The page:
A 10-year-old female came to clinic for her health supervision visit. She was doing well in school and her dance and swimming classes. She and her mother said she continued to be very sad about her father’s sudden death from a heart attack 9 months previously. She said that she felt happy at school and with her friends and mother and thought they were helping her, but “I just will suddenly cry and feel so sad. I just can’t stop it.” Her mother said that friend’s, family, school and work had been supporting them and she felt grateful for the support, but she too felt like this often. “Her friend’s mother has been really helpful, but she is worried about her too. Her teacher said at conferences that she thinks the patient is doing okay but notices that she still seems sad.” She and her mother denied any self-harm thoughts. Her mother also stated that she personally was also struggling with her own grief.
The review of systems showed no weight loss, with good appetite. There was improving sleep but still she had at least 2 nights/week where she would have sleep initiation or interruption issues.
The pertinent physical exam revealed normal growth parameters and vital signs. Her physical examination was normal. During the examination she talked about many things she liked to do by herself or with friends and hopes that she had for the future.
The diagnosis of a grief reaction were made. The pediatrician said, “It sounds like you are both trying to figure out what his death means for you and your future. You’ve been doing a pretty good job of surviving and I’d say some thriving too. But it sounds like you both could use some more help with processing his death so you can feel a little better. Many people struggle some and need some extra help. I have some counseling resources. Let’s talk about what might work best for you, and her and your mom too.”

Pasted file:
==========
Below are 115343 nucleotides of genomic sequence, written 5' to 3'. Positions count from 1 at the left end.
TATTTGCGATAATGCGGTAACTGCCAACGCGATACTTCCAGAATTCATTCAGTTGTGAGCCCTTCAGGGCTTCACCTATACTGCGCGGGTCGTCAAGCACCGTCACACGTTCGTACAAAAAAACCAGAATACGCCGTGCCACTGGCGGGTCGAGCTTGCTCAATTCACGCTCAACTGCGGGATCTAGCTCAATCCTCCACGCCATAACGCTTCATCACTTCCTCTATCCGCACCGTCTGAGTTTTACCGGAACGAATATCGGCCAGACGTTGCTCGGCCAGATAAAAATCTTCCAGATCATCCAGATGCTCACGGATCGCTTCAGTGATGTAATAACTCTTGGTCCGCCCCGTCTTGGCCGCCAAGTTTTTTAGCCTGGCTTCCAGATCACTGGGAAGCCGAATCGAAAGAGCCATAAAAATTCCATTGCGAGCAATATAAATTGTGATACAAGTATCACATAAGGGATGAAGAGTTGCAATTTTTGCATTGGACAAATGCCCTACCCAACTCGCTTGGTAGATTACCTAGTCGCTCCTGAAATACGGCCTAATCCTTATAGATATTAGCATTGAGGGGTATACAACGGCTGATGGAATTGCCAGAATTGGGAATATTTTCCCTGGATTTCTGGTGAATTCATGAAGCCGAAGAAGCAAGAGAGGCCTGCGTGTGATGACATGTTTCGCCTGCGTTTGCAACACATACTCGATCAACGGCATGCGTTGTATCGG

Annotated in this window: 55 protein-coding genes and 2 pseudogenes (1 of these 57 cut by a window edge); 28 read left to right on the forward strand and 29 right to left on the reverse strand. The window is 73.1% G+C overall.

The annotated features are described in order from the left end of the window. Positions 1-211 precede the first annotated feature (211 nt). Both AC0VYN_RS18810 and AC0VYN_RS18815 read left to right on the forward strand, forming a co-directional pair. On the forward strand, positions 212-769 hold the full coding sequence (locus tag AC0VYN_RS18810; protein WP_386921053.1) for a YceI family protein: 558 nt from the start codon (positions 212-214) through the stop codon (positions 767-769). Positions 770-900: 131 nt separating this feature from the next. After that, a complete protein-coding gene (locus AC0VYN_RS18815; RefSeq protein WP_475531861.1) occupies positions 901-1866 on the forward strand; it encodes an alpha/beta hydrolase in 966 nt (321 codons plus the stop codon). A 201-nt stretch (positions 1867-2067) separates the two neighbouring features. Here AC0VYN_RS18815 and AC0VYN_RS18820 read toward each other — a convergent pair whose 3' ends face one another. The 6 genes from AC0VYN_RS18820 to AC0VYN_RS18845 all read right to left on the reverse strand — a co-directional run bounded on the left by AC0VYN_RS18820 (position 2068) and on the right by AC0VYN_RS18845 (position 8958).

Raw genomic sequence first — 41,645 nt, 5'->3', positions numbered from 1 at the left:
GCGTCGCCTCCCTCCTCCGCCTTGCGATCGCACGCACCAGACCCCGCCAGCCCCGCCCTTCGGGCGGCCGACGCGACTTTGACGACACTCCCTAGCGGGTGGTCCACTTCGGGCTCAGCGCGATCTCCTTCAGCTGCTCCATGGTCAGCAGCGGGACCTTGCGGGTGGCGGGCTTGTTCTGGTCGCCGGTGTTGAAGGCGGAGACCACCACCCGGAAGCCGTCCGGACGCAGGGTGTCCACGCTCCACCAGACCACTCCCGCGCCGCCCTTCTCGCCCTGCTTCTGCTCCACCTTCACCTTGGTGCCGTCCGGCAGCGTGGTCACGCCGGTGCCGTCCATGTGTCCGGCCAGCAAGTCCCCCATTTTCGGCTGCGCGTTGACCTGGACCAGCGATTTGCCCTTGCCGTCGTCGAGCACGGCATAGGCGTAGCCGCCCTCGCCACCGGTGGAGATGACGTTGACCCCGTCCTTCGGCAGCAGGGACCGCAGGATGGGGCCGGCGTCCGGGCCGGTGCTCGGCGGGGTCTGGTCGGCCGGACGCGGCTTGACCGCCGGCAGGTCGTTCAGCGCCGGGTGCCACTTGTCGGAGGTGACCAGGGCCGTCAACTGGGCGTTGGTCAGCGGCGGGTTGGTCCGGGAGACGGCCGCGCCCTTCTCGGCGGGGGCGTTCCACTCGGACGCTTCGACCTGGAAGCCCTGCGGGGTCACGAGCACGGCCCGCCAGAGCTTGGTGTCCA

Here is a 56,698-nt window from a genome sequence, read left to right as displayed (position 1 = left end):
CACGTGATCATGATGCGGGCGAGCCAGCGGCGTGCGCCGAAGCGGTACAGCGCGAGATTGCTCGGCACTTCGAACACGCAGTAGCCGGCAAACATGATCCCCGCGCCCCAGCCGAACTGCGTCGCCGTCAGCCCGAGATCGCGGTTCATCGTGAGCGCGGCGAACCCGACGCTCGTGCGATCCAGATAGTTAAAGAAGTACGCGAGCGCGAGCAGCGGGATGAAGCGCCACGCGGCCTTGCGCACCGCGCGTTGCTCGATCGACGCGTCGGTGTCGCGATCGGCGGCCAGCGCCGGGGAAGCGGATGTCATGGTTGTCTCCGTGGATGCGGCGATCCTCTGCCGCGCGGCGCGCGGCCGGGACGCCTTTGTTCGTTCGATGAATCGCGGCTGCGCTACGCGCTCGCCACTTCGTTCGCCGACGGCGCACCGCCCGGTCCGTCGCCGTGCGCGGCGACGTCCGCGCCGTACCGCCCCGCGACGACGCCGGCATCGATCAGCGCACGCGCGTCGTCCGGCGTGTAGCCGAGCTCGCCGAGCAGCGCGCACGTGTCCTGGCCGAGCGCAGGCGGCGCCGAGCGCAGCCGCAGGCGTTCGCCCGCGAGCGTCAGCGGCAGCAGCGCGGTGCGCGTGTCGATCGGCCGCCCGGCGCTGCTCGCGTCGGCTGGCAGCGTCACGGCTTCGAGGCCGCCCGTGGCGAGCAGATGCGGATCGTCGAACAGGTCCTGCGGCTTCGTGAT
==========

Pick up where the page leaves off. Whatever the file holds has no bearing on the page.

Grief is the process of experiencing different emotions, expressions and action in response to the death of someone the person cares about. This is a personal and private process. Grief can occur for other significant losses such as a divorce, job, or health. People may overlook loss of routine and special activities, presumed safety, and autonomy that can also cause loss and grief. Additional traumas of these loss types have been magnified especially in the past couple of years as the world lives with Covid. Mourning is a public process of showing grief. This often involves religious beliefs and customs, and cultural customs. Bereavement is the time period of grief and mourning.
The deceased’s relationship with the survivor, the circumstances around the death or loss, previous experiences with death or loss and the supports the person has or can gather are key factors in shaping how the survivor experiences their grief. Often today people use a framework of a 5 stages approach to understanding the grieving process for adults. People may have components of these at any time and some are shorter or longer but generally people experience these stages including: